James Meek

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James Meek, Federation University Historical Collection (Cat. No. 15771


James McKain Meek was born at Great Yarmouth, Norfolk, England in 1815[1], arriving in Sydney 1938 where he reputedly tutored the children of Governor Gipps.[2] James Meek married Julia Ann Craig (1816-84), the governess to Governer Gipps' children. Four children were born between 1844 and 1851.[3]

Meek arrived at Port Phillip (Melbourne) in 1847. He lived in Ballaratfrom December 1851 until some time in 1853. [4]

Goldfields Involvement, 1854

Post 1854 Experiences

Between 1891 and 1898 Meek returns to Ballarat, where he lives and works at Ballarat Benevolent Asylum.[5]


In 1893 the Ballarat Star described the work: An Industrial Inmate. At the conclusion of Monday's meeting of the Ballarat Benevolent Asylum Committee one of the inmates, named James McKain Meek, having been introduced, laid upon the table a magnificently executed work of art, bearing the following inscription: - The past and present of Ballarat, or 40 years' progress from an uninhabited wilderness, 1852 to 1892, during which time it has become the grandest inland city of the Southern World. It stands unrivalled by that of any city in her Britannic Majesty's extensive domain over which the sun never sets, and o'er which Albion's beloved sovereign sways her benign sceptre." The work conveys by words and pictorial representations a complete history of Ballarat from its inception up to the 17th March inst. The various pillars and scrolls by which the many incidents that are related are surrounded are marvellously executed, the plain and ornamental lettering is exquisite; while the language used in the narrative is of the most eloquent and refined description. Sketches of the Ballarat Hospital and Benevolent Asylum, equal to any photographic picture, are shown at either end of the word " Ballarat," which occupies the most central position of the chart. The work, which is worthy of a position in any public library or private residence, has been designed and composed by Mr. Meek, who is 78 years of age, at the Asylum. It is done entirely with pen and ink, and was commenced on the 22nd October, 1892, and completed on 17th March, 1893.[6]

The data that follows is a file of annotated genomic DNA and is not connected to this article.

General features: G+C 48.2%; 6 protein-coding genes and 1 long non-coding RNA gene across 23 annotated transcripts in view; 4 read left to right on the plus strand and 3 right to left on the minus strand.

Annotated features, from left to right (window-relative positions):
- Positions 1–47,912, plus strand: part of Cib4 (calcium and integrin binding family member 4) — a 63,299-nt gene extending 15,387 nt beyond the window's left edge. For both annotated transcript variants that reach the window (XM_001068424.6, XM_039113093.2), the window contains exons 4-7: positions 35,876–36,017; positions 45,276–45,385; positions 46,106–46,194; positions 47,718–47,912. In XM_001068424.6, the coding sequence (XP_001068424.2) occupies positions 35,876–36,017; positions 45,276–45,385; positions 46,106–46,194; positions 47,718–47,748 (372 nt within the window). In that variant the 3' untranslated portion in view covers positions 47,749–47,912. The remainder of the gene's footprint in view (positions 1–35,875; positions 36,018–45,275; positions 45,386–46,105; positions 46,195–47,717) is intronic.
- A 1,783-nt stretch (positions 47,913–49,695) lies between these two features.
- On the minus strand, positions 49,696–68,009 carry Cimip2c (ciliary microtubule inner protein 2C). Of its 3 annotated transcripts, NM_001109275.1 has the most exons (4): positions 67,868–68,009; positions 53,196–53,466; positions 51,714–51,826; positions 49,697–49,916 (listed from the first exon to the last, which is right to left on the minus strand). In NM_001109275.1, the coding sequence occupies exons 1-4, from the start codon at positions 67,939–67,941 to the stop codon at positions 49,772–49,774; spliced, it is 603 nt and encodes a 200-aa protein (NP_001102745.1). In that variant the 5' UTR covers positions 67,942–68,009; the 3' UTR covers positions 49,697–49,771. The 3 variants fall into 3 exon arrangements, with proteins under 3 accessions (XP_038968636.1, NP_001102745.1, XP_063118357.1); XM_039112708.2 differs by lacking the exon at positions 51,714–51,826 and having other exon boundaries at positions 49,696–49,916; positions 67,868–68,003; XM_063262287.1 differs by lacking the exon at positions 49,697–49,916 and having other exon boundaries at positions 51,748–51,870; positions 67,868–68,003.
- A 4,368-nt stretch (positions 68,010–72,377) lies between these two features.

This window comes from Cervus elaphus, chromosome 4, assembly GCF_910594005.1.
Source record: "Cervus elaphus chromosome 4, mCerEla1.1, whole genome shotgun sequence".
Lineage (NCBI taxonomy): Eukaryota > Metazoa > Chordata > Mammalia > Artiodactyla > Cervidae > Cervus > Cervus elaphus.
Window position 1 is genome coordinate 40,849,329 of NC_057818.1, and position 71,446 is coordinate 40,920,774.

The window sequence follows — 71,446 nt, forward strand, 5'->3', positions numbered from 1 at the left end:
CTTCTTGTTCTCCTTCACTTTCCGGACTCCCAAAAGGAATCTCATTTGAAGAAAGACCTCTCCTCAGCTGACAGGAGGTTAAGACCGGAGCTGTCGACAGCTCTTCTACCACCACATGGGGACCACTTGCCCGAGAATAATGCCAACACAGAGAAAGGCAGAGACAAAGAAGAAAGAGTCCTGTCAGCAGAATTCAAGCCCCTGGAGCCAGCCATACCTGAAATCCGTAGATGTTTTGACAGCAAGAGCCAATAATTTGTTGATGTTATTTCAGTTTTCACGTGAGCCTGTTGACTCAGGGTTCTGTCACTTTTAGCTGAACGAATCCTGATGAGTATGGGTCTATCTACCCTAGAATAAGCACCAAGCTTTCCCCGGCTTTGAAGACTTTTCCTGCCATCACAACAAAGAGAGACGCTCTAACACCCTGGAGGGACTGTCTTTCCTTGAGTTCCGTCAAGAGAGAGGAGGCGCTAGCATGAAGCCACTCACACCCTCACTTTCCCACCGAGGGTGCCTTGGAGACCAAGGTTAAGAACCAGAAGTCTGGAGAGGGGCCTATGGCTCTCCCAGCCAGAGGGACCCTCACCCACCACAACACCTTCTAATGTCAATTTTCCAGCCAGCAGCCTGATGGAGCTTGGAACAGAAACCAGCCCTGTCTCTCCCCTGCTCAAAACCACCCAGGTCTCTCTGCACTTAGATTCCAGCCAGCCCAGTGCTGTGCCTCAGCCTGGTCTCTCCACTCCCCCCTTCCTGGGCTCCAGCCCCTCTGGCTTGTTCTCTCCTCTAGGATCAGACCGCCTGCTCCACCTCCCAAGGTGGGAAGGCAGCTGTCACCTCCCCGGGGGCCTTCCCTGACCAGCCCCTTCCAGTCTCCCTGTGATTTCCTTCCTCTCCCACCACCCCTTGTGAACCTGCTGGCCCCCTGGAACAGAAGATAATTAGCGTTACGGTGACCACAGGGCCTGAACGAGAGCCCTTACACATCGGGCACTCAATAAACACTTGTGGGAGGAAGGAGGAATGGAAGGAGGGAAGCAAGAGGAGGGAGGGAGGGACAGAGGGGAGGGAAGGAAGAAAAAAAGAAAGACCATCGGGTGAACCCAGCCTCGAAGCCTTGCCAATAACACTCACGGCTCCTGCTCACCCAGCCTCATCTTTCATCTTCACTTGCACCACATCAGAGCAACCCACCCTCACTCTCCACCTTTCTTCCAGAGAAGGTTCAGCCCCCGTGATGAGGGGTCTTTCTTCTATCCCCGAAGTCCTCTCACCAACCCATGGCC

See also

Further Reading

Corfield, J.,Wickham, D., & Gervasoni, C. The Eureka Encyclopaedia, Ballarat Heritage Services, 2004.


  1. Kerr, Joan The Dictionary of Australian Artists: Painters, Sketchers, Photographers and Engravers to 1870, Oxford University Press, Melbourne, 1992.
  2. Email from Joan Luxemburg to Clare Gervasoni, 19 August 2013.
  3. Email from Joan Luxemburg to Clare Gervasoni, 19 August 2013.
  4. Email from Joan Luxemburg to Clare Gervasoni, 19 August 2013.
  5. Email from Joan Luxemburg to Clare Gervasoni, 19 August 2013.
  6. Ballarat Star, 27 March 1893.

External links